Heritage campaigners have called for a rethink on mass tourism in Edinburgh after the Princes Street Gardens were turned into a mudbath by the Christmas market.

More than 2.6 million people visited the controversial market, which was 
at East Princes Street Gardens for seven weeks.

Workers are still dismantling the wooden chalets that were in place over the festive period, and Christmas wreaths and detritus could be seen lying in 
the mud.

Grass had been entirely worn away in places, and was severely discoloured in other areas.

The City of Edinburgh Council contracts events organiser Underbelly to put on the city’s Hogmanay event, which proved controversial over the festive season as a row escalated around residents’ access to their homes.

And the local authority reminded disgruntled residents the “reinstatement” of the Gardens was funded by Underbelly – which has “acknowledged some of the concerns raised”.

However, campaigners have urged the city council to consider how it balances mass tourism with the “climate emergency” declared by the local authority last May.

Terry Levinthal, director of the Cockburn Association, said he felt tourists were being given priority over residents.

Mr Levinthal said: “The implications these events have is that it removes green spaces for people who live in the city for much longer than the Christmas market takes place.

“All of these things have come to a point where we will be holding a public summit on it. It is increasingly recognised the impact that green spaces have on civic wellbeing and mental wellbeing.

“We have got to the point now where the commodification of the city is a major public concern.

“A climate emergency has been declared not only in the city but in the country, but there is a question over whether mass tourism is consistent with the imperative of dealing with the climate emergency.”

He described the Christmas markets as “super-sized” and said a family ticket for a ferris wheel – for two adults and two children – cost £28, out of the price range of many families.

Mr Levinthal added: “I think the feeling is that tourists are given priority over residents.

“All of these things have come together and people are beginning to get cross.”

“To date, managing tourism has really been about marketing - but bigger is not better.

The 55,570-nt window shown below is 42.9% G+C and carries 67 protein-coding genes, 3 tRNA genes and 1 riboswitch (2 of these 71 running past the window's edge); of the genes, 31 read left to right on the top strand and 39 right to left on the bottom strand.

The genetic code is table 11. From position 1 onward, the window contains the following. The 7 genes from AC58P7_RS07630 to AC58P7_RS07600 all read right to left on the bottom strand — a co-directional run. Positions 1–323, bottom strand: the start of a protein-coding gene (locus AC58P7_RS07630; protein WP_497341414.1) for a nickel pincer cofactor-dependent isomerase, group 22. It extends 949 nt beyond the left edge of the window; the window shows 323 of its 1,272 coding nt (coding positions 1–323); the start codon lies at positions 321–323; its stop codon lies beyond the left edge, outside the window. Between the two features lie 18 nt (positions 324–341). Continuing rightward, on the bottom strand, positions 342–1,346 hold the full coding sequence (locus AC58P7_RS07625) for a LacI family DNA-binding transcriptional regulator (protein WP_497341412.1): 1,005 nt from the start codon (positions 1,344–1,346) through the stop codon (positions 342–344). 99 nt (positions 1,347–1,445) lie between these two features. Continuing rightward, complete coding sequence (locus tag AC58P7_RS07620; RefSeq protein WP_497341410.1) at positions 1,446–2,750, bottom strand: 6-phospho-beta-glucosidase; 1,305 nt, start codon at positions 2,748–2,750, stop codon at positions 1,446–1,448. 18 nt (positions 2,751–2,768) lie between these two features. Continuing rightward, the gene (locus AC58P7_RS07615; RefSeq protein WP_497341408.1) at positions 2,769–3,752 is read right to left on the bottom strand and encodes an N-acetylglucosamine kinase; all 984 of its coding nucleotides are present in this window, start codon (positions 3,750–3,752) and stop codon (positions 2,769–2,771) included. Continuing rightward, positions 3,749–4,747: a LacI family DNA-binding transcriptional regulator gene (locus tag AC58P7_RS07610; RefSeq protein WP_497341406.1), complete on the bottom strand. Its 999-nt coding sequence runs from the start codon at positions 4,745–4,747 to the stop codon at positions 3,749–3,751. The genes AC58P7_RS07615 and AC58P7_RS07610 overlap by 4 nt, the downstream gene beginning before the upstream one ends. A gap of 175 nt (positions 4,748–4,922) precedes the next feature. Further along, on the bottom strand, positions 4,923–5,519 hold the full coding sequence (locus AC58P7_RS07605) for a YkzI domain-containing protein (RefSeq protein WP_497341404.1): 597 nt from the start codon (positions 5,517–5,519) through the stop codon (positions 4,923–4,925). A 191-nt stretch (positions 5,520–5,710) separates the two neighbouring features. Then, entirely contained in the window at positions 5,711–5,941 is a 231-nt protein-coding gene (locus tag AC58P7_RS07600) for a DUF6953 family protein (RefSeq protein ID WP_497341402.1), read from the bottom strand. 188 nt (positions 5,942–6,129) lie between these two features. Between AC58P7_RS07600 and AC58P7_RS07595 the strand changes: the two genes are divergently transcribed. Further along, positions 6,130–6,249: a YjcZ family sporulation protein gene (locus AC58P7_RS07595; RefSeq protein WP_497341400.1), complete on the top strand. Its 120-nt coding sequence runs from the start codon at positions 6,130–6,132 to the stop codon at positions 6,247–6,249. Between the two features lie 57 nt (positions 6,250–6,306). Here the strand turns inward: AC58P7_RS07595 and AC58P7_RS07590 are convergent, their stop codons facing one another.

“We need to work on a more sustainable model, that starts from the perspective of improving things for people who live and work in the city.”

The Cockburn Association will hold a public meeting on January 22 where people can raise their concerns.

Lothian MSP Sarah Boyack (Labour) also voiced her concerns.

She said: “Rather than tear up the city landscape for profit, we should be working to find more suitable sites to host such enormous events.

“The Christmas celebrations have continued to increase in size, year on year. If these events continue to grow, just how much damage will there be next year? This is completely unacceptable.

“Underbelly may be covering the cost of the reinstatement works, but the real question is whether this should be necessary at all.”

Charlie Wood and Ed Bartlam, directors of Underbelly and Edinburgh’s Christmas, said: “We are pleased to be able to report on the success of Edinburgh’s Christmas. Once again people voted with their feet and more visitors and significantly more locals than ever before came to enjoy the event in East Princes Street Gardens.

“This is a testament to the enduring, award-winning appeal of Edinburgh’s Christmas and its world-class offer.

“We acknowledge some of the concerns voiced around the event and we look forward to working closely with the City of Edinburgh Council, Edinburgh residents and other stakeholders to review the event and to look at where 
and how we can make improvements; and also to contributing to the public consultation on the future of Edinburgh’s winter festivals from 2022.”

A spokesman for City of Edinburgh Council said: “The deconstruction of Edinburgh’s Christmas is under way and all concerned are working hard to complete the work as fast as possible.”